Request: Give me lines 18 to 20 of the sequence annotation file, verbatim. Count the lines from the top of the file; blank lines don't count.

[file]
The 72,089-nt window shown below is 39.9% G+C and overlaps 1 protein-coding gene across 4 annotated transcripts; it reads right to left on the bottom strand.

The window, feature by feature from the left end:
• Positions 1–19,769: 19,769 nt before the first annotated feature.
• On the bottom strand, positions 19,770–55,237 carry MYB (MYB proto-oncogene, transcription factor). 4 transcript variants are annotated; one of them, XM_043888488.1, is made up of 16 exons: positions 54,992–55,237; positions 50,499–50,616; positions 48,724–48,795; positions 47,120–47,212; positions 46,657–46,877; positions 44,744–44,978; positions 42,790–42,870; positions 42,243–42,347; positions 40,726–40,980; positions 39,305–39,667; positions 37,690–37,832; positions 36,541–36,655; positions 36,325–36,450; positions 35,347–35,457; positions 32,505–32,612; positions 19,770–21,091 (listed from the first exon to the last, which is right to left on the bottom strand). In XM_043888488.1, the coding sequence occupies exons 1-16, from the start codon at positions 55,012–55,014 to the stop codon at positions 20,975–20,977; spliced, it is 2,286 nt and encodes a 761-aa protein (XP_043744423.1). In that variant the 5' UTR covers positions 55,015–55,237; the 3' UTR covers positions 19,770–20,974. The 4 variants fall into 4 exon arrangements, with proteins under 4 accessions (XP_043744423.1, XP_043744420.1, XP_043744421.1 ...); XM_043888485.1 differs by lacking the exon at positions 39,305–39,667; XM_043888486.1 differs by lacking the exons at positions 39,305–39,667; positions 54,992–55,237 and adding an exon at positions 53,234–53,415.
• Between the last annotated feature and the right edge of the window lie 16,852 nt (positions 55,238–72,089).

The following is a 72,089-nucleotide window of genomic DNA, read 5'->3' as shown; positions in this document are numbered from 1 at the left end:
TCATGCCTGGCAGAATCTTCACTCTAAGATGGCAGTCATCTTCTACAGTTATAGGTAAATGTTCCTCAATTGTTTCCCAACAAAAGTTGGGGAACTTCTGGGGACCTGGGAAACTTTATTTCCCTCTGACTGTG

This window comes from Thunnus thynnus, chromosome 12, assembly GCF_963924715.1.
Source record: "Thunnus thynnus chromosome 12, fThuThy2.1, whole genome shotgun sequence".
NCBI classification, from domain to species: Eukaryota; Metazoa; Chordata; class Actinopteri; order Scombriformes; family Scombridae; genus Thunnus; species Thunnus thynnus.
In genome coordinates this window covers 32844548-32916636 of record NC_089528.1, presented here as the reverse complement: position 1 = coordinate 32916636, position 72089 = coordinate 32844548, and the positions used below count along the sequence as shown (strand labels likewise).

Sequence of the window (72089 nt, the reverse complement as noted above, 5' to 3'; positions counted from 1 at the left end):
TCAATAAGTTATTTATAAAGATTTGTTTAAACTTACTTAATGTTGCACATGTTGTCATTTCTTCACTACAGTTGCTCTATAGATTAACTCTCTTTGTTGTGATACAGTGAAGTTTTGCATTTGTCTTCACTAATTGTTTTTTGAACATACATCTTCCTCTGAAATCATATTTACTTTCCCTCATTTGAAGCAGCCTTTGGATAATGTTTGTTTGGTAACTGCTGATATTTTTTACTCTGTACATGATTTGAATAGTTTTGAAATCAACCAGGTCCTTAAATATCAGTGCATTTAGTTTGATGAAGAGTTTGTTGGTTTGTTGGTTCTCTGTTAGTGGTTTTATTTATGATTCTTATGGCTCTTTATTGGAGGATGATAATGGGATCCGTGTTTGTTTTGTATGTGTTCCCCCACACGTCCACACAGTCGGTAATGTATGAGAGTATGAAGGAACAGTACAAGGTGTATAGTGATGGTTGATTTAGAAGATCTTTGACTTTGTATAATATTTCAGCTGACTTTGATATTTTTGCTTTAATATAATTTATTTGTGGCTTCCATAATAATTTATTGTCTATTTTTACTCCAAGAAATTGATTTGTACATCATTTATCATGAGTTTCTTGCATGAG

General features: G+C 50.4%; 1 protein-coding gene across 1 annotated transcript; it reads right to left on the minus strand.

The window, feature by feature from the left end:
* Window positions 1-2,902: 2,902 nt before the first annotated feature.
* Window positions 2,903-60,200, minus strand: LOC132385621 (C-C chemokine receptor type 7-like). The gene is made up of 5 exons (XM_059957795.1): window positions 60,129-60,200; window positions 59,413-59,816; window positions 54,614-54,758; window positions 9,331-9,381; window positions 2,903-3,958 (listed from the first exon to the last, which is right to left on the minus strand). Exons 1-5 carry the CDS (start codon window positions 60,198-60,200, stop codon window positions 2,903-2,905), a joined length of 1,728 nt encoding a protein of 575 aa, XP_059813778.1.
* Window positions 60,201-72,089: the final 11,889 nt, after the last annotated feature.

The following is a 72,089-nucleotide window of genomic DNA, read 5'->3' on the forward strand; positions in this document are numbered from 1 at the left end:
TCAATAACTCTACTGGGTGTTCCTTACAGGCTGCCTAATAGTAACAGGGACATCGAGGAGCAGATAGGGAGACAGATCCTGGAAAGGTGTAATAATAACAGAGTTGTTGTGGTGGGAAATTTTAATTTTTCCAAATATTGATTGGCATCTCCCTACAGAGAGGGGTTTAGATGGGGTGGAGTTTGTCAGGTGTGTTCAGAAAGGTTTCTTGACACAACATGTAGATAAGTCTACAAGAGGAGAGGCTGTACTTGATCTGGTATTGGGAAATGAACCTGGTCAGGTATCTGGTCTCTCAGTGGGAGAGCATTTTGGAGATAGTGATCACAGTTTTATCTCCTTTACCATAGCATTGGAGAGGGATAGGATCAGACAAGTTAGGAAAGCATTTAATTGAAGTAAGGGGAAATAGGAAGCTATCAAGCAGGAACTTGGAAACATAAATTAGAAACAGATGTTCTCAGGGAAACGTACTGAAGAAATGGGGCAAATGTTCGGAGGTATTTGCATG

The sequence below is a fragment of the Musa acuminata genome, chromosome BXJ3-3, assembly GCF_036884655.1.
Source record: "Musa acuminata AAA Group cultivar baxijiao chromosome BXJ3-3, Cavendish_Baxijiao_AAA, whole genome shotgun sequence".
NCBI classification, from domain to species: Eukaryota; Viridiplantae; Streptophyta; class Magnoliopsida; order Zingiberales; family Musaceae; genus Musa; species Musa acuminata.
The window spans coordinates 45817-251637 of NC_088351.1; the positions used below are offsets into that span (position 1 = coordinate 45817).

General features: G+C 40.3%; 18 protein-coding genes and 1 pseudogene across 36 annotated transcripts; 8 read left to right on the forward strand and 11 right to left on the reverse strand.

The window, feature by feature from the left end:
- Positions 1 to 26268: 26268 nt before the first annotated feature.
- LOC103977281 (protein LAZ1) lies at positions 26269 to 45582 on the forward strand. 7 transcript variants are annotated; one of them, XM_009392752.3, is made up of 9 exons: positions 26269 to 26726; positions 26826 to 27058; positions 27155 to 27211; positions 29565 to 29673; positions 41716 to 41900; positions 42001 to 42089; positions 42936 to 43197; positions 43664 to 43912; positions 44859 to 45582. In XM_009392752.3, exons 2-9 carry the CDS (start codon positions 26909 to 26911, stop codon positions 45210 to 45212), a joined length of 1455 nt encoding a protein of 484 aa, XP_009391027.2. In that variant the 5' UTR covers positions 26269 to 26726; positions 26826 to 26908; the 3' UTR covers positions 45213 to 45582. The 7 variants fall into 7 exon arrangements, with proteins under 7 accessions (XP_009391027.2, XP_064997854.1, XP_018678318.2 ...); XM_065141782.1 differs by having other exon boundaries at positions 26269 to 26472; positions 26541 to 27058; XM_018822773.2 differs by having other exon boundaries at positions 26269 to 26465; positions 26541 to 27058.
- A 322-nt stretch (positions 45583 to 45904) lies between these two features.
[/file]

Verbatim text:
* Window positions 60,201-72,089: the final 11,889 nt, after the last annotated feature.

The following is a 72,089-nucleotide window of genomic DNA, read 5'->3' on the forward strand; positions in this document are numbered from 1 at the left end:
TCAATAACTCTACTGGGTGTTCCTTACAGGCTGCCTAATAGTAACAGGGACATCGAGGAGCAGATAGGGAGACAGATCCTGGAAAGGTGTAATAATAACAGAGTTGTTGTGGTGGGAAATTTTAATTTTTCCAAATATTGATTGGCATCTCCCTACAGAGAGGGGTTTAGATGGGGTGGAGTTTGTCAGGTGTGTTCAGAAAGGTTTCTTGACACAACATGTAGATAAGTCTACAAGAGGAGAGGCTGTACTTGATCTGGTATTGGGAAATGAACCTGGTCAGGTATCTGGTCTCTCAGTGGGAGAGCATTTTGGAGATAGTGATCACAGTTTTATCTCCTTTACCATAGCATTGGAGAGGGATAGGATCAGACAAGTTAGGAAAGCATTTAATTGAAGTAAGGGGAAATAGGAAGCTATCAAGCAGGAACTTGGAAACATAAATTAGAAACAGATGTTCTCAGGGAAACGTACTGAAGAAATGGGGCAAATGTTCGGAGGTATTTGCATG